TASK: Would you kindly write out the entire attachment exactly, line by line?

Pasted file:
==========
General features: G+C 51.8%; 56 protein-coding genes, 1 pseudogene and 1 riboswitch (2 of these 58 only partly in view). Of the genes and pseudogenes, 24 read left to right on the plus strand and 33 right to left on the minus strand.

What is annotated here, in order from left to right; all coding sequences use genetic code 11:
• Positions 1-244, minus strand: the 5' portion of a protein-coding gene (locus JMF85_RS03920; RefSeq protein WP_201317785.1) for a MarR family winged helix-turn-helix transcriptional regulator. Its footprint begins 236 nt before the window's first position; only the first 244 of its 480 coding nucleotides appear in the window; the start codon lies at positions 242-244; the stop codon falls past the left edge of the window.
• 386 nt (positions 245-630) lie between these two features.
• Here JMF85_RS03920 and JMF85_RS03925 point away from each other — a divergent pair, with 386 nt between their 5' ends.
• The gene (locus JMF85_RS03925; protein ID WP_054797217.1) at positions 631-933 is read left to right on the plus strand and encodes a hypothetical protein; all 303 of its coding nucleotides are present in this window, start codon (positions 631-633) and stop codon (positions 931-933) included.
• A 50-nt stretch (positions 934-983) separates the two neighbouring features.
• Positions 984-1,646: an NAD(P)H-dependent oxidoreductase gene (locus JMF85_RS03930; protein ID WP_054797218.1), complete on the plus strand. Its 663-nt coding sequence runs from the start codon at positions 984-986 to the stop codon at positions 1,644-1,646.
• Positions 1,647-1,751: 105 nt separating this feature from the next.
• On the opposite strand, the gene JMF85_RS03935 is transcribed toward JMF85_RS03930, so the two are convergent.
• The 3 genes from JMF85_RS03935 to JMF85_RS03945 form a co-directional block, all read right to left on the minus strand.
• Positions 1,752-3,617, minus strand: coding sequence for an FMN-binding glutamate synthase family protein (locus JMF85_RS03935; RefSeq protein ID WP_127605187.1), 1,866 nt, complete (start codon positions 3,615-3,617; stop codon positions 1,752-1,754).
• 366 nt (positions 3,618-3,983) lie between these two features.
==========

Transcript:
General features: G+C 51.8%; 56 protein-coding genes, 1 pseudogene and 1 riboswitch (2 of these 58 only partly in view). Of the genes and pseudogenes, 24 read left to right on the plus strand and 33 right to left on the minus strand.

What is annotated here, in order from left to right; all coding sequences use genetic code 11:
• Positions 1-244, minus strand: the 5' portion of a protein-coding gene (locus JMF85_RS03920; RefSeq protein WP_201317785.1) for a MarR family winged helix-turn-helix transcriptional regulator. Its footprint begins 236 nt before the window's first position; only the first 244 of its 480 coding nucleotides appear in the window; the start codon lies at positions 242-244; the stop codon falls past the left edge of the window.
• 386 nt (positions 245-630) lie between these two features.
• Here JMF85_RS03920 and JMF85_RS03925 point away from each other — a divergent pair, with 386 nt between their 5' ends.
• The gene (locus JMF85_RS03925; protein ID WP_054797217.1) at positions 631-933 is read left to right on the plus strand and encodes a hypothetical protein; all 303 of its coding nucleotides are present in this window, start codon (positions 631-633) and stop codon (positions 931-933) included.
• A 50-nt stretch (positions 934-983) separates the two neighbouring features.
• Positions 984-1,646: an NAD(P)H-dependent oxidoreductase gene (locus JMF85_RS03930; protein ID WP_054797218.1), complete on the plus strand. Its 663-nt coding sequence runs from the start codon at positions 984-986 to the stop codon at positions 1,644-1,646.
• Positions 1,647-1,751: 105 nt separating this feature from the next.
• On the opposite strand, the gene JMF85_RS03935 is transcribed toward JMF85_RS03930, so the two are convergent.
• The 3 genes from JMF85_RS03935 to JMF85_RS03945 form a co-directional block, all read right to left on the minus strand.
• Positions 1,752-3,617, minus strand: coding sequence for an FMN-binding glutamate synthase family protein (locus JMF85_RS03935; RefSeq protein ID WP_127605187.1), 1,866 nt, complete (start codon positions 3,615-3,617; stop codon positions 1,752-1,754).
• 366 nt (positions 3,618-3,983) lie between these two features.